What Medications Treat Diabetes

Health & Fitness

Many different types of medications are available to help lower blood sugar levels in people with T2D. Each medication works in a different way. Combining two or more medications commonly gets better outcomes.

  • Sulfonylureas: These stimulate the pancreas to release more insulin. Sometimes, the pancreas lacks enough stored insulin to respond adequately to sulfonylurea.
  • Biguanides: These decrease the amount of glucose produced by the liver by improving its sensitivity to insulin.
  • Alpha-glucosidase inhibitors: These slow absorption of starch as a person eats, which slows down the rise of blood glucose level during and after meals.
  • Thiazolidinediones: These increase tissue sensitivity to insulin but are restricted in the U.S. market.
  • Meglitinides: These stimulate the pancreas to release more insulin.
  • D-phenylalanine derivatives: These stimulate the pancreas to release more insulin more quickly.
  • Sodium-glucose co-transporter 1 (SGLT2) inhibitors: These block reabsorption of glucose by the kidney, leading to increased glucose excretion and reduction of blood sugar levels. Urinary tract infections are more common with SGLT2 inhibitors due to higher sugar levels in the urine.
  • Amylin synthetic derivatives: Amylin is a naturally occurring hormone secreted by the pancreas along with insulin. Amylin derivatives, such as pramlintide (Symlin), help lower blood sugar levels after meals when insulin alone does not. Pramlintide is injected subcutaneously along with insulin.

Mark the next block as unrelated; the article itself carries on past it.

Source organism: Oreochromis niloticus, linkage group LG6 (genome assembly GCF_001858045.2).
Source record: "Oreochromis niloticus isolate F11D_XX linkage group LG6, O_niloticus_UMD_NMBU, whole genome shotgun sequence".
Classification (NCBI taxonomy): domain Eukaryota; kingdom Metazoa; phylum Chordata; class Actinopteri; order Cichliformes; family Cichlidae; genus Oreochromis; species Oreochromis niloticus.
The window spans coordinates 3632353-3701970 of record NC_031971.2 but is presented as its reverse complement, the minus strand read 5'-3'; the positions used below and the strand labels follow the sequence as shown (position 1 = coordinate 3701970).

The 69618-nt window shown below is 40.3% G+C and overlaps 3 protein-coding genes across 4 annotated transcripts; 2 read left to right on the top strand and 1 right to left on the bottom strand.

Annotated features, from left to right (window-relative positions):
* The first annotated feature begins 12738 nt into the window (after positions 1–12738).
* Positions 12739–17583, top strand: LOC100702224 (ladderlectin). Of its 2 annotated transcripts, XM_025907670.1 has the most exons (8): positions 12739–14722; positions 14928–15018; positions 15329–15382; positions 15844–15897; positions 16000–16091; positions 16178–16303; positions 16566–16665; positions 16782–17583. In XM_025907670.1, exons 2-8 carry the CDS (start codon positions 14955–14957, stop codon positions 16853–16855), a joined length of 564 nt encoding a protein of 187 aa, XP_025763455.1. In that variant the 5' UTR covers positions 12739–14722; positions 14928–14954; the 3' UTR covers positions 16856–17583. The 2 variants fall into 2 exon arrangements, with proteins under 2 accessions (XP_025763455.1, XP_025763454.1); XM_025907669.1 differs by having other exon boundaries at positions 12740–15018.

• Incretin mimetics: These promote insulin release by the pancreas. They mimic other natural actions that lower blood sugar level. Exenatide (Byetta) was the first incretin mimetic agent approved in the U.S. It is indicated for T2D in addition to metformin (Glucophage) or a sulfonylurea, when these agents alone cannot control the sugar level.
  • Insulins: Only synthetic types of human insulin are available in the U.S., since they are less likely to cause allergic reactions than the animal-derived insulin used in the past. Different formulations of insulin are categorized according to action onset and duration. Commercial mixtures of insulin sometimes provide constant (basal) control and immediate control.
    • Rapid-acting insulin formulations:
      • Regular insulin (Humulin R, Novolin R)
      • Insulin lispro (Humalog)
      • Insulin aspart (Novolog or Fiasp)
      • Insulin glulisine (Apidra)
      • Prompt insulin zinc (Semilente, slightly slower acting)
    • Intermediate-acting insulin formulations:
      • Isophane insulin, neutral protamine Hagedorn (NPH) (Humulin N, Novolin N)
      • Insulin zinc (Lente)
    • Long-acting insulin formulations:
      • Extended insulin zinc insulin (Ultralente)
      • Insulin glargine (Lantus or Basaglar)
      • Insulin detemir (Levemir)

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